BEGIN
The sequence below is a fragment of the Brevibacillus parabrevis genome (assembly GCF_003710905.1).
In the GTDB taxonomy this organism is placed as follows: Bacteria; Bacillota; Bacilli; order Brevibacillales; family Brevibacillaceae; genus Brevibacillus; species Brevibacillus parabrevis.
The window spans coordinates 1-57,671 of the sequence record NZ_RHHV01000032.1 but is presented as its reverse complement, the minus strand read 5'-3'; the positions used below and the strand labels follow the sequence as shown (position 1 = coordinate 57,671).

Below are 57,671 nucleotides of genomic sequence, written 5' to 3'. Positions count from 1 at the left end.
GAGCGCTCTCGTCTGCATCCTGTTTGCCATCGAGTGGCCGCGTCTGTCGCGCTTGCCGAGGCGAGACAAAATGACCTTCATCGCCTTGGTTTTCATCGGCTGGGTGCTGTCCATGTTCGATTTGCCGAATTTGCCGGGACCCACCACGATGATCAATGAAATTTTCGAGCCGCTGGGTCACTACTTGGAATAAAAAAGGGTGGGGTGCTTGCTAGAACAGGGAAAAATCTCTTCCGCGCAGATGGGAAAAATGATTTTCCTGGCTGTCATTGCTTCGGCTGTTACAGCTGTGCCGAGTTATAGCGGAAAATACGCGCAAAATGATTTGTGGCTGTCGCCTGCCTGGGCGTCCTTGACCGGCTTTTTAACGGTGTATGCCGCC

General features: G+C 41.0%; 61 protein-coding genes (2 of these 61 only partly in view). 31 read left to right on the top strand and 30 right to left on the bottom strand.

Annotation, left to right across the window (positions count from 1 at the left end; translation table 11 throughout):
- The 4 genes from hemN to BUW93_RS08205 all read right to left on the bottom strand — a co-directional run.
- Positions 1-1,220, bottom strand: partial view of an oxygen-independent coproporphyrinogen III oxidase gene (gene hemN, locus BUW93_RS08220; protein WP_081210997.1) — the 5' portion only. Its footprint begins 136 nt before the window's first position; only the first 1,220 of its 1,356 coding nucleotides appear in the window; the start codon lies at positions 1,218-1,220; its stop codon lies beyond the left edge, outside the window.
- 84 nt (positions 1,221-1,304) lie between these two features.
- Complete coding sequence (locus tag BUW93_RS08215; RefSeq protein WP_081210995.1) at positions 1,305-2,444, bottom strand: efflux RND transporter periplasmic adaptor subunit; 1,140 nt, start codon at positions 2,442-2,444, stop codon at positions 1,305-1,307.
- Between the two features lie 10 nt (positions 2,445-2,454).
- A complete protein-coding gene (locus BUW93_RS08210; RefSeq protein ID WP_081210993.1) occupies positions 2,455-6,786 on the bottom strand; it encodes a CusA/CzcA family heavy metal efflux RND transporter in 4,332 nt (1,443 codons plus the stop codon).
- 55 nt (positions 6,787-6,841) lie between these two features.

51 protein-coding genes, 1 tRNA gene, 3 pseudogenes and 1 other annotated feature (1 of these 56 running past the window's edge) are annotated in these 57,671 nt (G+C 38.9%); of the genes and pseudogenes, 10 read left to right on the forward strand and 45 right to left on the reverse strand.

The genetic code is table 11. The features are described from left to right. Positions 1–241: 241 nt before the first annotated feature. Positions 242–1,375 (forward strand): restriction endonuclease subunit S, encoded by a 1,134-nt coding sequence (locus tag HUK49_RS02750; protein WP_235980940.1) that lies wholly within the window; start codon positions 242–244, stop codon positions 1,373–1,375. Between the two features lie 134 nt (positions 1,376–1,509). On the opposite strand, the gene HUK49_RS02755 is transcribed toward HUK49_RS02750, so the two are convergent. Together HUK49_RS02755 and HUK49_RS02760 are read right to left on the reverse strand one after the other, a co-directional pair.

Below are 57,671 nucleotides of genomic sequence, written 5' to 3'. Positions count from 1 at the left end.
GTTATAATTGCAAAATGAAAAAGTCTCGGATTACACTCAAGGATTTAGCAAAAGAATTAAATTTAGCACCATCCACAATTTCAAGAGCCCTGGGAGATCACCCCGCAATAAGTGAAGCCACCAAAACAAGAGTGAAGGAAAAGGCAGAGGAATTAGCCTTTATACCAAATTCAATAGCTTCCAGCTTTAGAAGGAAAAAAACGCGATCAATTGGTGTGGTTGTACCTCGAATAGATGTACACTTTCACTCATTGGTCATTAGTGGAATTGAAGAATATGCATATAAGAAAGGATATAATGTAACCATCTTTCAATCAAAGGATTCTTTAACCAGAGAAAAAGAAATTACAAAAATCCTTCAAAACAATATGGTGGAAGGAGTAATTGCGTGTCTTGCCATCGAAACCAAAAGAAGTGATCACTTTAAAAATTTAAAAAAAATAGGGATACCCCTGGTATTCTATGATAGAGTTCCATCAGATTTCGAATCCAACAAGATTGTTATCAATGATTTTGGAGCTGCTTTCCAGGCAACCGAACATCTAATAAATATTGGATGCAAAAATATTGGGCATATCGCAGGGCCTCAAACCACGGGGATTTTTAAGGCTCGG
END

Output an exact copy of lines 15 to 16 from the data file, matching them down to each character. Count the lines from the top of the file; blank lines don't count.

51 protein-coding genes, 1 tRNA gene, 3 pseudogenes and 1 other annotated feature (1 of these 56 running past the window's edge) are annotated in these 57,671 nt (G+C 38.9%); of the genes and pseudogenes, 10 read left to right on the forward strand and 45 right to left on the reverse strand.

The genetic code is table 11. The features are described from left to right. Positions 1–241: 241 nt before the first annotated feature. Positions 242–1,375 (forward strand): restriction endonuclease subunit S, encoded by a 1,134-nt coding sequence (locus tag HUK49_RS02750; protein WP_235980940.1) that lies wholly within the window; start codon positions 242–244, stop codon positions 1,373–1,375. Between the two features lie 134 nt (positions 1,376–1,509). On the opposite strand, the gene HUK49_RS02755 is transcribed toward HUK49_RS02750, so the two are convergent. Together HUK49_RS02755 and HUK49_RS02760 are read right to left on the reverse strand one after the other, a co-directional pair.